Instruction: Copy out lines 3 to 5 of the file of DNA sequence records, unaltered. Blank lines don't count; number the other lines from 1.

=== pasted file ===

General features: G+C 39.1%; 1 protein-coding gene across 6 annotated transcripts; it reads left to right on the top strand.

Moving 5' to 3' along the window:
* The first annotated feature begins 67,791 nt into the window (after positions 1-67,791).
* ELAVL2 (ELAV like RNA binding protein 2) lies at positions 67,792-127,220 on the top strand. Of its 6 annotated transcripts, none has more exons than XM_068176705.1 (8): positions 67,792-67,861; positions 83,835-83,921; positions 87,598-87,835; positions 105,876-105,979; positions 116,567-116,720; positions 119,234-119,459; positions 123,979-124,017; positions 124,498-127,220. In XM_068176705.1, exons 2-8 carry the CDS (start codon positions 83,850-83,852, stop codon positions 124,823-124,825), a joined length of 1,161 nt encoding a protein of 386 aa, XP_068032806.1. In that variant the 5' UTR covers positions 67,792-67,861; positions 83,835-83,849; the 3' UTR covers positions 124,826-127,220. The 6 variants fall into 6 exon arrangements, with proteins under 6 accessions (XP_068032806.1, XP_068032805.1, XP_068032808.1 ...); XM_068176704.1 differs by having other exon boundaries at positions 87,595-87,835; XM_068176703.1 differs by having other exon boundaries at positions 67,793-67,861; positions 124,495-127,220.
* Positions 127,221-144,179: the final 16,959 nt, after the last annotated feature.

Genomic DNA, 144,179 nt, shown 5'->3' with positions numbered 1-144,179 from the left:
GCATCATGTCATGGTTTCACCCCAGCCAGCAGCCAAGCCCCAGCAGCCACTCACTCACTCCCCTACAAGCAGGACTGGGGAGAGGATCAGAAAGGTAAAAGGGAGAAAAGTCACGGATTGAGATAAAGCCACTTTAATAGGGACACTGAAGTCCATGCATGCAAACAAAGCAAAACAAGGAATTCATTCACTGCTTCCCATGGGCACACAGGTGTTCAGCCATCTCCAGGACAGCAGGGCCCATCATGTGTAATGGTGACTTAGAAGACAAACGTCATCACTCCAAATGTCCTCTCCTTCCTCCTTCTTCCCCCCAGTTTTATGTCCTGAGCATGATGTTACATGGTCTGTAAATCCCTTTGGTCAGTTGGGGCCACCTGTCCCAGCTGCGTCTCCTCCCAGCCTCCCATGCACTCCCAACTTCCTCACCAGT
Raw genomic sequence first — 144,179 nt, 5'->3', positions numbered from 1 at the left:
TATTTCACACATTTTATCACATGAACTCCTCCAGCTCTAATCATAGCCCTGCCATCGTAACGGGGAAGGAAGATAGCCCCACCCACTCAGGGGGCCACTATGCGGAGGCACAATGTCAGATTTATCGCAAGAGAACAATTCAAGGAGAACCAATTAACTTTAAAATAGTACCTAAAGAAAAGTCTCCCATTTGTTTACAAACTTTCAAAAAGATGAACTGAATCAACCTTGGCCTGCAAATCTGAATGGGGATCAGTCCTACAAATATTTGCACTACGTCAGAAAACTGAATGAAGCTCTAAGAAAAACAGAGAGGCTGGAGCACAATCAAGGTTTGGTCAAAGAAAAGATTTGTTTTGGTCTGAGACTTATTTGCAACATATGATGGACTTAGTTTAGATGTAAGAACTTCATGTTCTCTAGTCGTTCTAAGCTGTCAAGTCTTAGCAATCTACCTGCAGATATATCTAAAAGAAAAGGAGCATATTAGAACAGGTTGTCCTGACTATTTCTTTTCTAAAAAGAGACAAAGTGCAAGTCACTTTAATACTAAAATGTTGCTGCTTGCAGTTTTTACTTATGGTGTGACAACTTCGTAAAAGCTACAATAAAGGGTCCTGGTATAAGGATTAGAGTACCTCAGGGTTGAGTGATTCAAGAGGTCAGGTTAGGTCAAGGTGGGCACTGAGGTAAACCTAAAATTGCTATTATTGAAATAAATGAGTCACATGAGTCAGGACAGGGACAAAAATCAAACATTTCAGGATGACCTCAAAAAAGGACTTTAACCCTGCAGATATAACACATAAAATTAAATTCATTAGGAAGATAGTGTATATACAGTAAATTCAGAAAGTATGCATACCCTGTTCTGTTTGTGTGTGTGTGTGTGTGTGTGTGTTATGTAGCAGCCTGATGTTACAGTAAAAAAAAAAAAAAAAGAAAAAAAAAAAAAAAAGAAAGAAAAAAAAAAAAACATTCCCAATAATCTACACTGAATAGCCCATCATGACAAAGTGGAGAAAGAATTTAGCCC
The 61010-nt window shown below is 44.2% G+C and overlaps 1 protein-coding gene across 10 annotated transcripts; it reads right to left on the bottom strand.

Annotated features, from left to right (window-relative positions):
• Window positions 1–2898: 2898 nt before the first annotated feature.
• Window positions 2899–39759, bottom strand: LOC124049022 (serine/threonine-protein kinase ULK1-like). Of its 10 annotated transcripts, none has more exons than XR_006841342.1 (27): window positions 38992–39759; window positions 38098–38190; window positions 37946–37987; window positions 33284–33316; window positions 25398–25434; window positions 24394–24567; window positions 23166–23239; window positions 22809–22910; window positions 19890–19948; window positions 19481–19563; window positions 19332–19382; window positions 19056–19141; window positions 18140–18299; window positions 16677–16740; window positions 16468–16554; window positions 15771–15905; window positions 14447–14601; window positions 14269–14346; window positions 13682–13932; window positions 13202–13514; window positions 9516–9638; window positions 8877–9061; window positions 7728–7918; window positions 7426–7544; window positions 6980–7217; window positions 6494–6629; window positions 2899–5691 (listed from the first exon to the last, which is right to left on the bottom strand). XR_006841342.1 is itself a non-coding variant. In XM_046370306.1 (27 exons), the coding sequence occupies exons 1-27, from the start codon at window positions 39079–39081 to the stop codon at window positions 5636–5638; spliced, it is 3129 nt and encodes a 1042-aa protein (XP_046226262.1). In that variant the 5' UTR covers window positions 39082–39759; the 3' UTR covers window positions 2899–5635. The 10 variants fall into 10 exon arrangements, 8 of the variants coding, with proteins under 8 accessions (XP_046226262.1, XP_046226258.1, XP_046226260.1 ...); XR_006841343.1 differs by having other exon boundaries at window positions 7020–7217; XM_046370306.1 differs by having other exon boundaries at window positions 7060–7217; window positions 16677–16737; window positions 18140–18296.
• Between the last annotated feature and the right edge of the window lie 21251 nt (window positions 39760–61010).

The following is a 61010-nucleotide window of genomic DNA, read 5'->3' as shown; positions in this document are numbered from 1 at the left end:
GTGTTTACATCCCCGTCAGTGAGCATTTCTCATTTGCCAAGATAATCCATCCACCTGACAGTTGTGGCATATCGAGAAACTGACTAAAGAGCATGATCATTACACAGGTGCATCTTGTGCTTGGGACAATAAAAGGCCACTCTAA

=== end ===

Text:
* The first annotated feature begins 67,791 nt into the window (after positions 1-67,791).
* ELAVL2 (ELAV like RNA binding protein 2) lies at positions 67,792-127,220 on the top strand. Of its 6 annotated transcripts, none has more exons than XM_068176705.1 (8): positions 67,792-67,861; positions 83,835-83,921; positions 87,598-87,835; positions 105,876-105,979; positions 116,567-116,720; positions 119,234-119,459; positions 123,979-124,017; positions 124,498-127,220. In XM_068176705.1, exons 2-8 carry the CDS (start codon positions 83,850-83,852, stop codon positions 124,823-124,825), a joined length of 1,161 nt encoding a protein of 386 aa, XP_068032806.1. In that variant the 5' UTR covers positions 67,792-67,861; positions 83,835-83,849; the 3' UTR covers positions 124,826-127,220. The 6 variants fall into 6 exon arrangements, with proteins under 6 accessions (XP_068032806.1, XP_068032805.1, XP_068032808.1 ...); XM_068176704.1 differs by having other exon boundaries at positions 87,595-87,835; XM_068176703.1 differs by having other exon boundaries at positions 67,793-67,861; positions 124,495-127,220.
* Positions 127,221-144,179: the final 16,959 nt, after the last annotated feature.